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Doctors Issue New Warning on Cholesterol-Reducing Supplement After 5 Deaths

Studies have shown that quality control issues may have come into play.

Even though many people take supplements for their purported health benefits, those supplements are not without their own set of risks. Whether it's quality control issues or dangerous interactions with other things you're taking, it's always best to stay aware of any potential health hazards in your routine. Now, doctors are warning about a cholesterol-reducing supplement that could cause serious illness—and potentially be fatal.

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On March 22, Japan-based Kobayashi Pharmaceutical Co. first announced a full recall of its products after discovering that dietary supplements containing benjikoji had sickened consumers, the Associated Press reported. As of March 29, 114 people had been hospitalized and five people had died after using products that contain the ingredient, with many reporting kidney problems.

Benjikoji is derived from a red mold made by fermenting rice and is sold with purported abilities to help lower cholesterol, CBS News reports. The company said it had discovered a toxic chemical compound known as puberulic acid in the recalled products, which may have resulted from quality control issues during production.

While some Kobayashi products were exported internationally, no recalls have been initiated for benjikoji supplements within the U.S. But now, some doctors are warning that the issue will likely not be an isolated incident.

"I believe it is likely that this particular problem affects products outside Japan as well," David Light, president and co-founder of drug safety and impurity watchdog company Valisure, told CBS News.

The U.S. Food & Drug Administration (FDA) regulates dietary supplements differently than medicines and prescription drugs. According to the agency's website, this means that supplement companies "are responsible for evaluating the safety and labeling of their products" before they're released to the market and that the FDA does not have the authority to approve or deny them before they go on sale to the public.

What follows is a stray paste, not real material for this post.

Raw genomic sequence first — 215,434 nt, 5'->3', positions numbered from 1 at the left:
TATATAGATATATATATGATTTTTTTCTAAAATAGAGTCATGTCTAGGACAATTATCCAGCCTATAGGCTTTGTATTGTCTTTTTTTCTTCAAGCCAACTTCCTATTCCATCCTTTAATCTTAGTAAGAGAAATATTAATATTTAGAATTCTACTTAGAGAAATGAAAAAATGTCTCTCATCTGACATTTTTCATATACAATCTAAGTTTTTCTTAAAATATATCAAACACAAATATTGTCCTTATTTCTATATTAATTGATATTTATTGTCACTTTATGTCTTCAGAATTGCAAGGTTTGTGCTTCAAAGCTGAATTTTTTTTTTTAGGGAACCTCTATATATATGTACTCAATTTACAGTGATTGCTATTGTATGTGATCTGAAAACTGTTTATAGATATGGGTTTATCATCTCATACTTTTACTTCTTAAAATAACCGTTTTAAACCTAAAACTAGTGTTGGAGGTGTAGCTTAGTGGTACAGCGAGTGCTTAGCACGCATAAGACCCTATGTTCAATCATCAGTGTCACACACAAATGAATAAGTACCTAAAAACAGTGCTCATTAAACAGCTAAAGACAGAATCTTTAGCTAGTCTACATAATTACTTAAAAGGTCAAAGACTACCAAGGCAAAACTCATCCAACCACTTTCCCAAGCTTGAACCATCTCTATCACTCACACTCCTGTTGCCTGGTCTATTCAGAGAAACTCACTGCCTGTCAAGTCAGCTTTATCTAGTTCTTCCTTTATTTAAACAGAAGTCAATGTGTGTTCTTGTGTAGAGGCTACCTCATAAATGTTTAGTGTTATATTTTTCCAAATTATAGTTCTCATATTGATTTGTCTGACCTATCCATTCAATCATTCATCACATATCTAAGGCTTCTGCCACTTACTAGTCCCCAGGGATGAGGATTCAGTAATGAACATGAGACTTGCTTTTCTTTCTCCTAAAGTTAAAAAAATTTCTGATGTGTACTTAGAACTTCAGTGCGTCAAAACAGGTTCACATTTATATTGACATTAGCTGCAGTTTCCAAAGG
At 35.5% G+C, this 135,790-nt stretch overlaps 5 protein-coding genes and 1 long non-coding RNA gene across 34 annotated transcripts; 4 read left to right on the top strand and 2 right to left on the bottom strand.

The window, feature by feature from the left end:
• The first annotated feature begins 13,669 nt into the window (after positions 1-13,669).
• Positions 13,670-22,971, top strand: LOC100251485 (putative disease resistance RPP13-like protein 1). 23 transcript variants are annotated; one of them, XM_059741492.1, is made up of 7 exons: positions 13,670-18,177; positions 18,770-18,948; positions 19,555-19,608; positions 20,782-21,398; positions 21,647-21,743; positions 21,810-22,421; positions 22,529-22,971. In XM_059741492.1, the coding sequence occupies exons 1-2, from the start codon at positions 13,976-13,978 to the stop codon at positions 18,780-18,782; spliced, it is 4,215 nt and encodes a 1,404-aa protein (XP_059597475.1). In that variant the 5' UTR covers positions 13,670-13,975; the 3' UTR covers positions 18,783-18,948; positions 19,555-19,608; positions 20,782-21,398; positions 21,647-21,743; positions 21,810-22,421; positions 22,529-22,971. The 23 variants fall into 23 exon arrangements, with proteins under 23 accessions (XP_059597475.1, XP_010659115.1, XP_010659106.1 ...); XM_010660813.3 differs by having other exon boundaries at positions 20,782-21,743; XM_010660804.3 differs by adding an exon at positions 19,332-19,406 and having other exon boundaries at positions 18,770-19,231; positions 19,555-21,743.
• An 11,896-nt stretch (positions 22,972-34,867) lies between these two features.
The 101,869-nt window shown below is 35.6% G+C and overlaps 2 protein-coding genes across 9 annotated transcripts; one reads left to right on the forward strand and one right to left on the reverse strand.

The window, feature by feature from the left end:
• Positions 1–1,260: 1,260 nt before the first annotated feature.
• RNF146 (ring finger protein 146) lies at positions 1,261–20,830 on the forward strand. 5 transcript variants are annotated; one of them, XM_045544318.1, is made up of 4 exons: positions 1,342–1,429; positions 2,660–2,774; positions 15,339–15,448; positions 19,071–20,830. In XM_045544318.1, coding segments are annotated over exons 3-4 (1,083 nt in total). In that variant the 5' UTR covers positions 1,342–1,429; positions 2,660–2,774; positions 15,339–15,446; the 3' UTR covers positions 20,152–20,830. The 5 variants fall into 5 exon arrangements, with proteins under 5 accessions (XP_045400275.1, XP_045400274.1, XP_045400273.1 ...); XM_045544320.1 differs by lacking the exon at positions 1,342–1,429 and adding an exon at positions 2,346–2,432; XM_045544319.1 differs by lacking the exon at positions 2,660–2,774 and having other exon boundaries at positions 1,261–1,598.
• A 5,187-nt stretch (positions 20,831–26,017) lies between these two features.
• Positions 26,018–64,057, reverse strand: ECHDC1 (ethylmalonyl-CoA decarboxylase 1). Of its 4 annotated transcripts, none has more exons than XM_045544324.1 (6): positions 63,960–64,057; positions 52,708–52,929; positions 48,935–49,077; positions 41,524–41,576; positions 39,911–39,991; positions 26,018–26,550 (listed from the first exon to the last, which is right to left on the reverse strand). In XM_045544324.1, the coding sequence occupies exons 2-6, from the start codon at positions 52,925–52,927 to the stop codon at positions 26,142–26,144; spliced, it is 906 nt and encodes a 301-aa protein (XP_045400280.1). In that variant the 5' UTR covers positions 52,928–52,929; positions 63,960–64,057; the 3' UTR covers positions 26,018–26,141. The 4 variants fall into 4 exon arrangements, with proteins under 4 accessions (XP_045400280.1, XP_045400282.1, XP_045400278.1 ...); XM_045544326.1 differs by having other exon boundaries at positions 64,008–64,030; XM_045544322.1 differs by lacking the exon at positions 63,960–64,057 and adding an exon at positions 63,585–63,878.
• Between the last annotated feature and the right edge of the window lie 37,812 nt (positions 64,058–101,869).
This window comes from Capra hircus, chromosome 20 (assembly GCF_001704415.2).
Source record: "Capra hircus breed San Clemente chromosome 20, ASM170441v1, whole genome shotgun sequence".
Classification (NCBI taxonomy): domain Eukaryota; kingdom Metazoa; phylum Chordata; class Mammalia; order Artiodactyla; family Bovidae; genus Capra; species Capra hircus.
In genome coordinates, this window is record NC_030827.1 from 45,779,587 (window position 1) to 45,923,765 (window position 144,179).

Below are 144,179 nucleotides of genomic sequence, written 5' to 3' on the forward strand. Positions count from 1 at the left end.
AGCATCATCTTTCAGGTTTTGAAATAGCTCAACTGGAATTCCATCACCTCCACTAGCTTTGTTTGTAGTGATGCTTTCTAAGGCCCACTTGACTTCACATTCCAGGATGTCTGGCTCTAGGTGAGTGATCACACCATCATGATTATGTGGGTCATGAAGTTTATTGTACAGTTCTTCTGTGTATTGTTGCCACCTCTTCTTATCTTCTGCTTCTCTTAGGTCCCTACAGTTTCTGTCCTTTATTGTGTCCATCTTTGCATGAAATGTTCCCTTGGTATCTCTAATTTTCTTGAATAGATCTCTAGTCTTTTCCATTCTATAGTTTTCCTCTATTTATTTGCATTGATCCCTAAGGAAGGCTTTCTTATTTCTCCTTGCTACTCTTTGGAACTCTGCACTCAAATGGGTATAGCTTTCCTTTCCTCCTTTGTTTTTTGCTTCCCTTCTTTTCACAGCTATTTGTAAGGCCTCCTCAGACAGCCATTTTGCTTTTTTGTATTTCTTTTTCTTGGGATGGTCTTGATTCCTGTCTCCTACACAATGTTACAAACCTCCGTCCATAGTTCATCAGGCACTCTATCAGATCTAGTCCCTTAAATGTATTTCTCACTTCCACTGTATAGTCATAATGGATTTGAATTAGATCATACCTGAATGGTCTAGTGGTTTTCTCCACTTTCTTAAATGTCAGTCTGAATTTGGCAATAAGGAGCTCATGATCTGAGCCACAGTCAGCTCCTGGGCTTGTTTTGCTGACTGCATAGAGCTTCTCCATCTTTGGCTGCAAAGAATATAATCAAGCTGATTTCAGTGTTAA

Production issues can be particularly problematic with red yeast products. According to a test conducted in 2022 by—which independently tests supplements for impurities and potency issues—nearly a third of all benjikoji-based products sampled contained citrinin, CBS News reports. The chemical is a potential byproduct during the production of red yeast and can cause kidney toxicity.

"One had 65 times the limit set in Europe," Tod Cooperman, MD, president and founder of, told CBS News.

Even when they're not dangerous, many benjikoji products may simply be ineffective. A study from also found that only two supplements out of 10 tested contained a sufficient amount of lovastatin, the compound known to help lower cholesterol.

For those who are concerned about their health, Cooperman says it's likely easier to tackle cholesterol issues by getting a prescription for an approved medicine from your doctor. "Some of the older statins are generic now, so it's probably less expensive and safer to be buying a generic statin at this point," he told CBS News.

Zachary Mack
Zach is a freelance writer specializing in beer, wine, food, spirits, and travel. He is based in Manhattan. Read more
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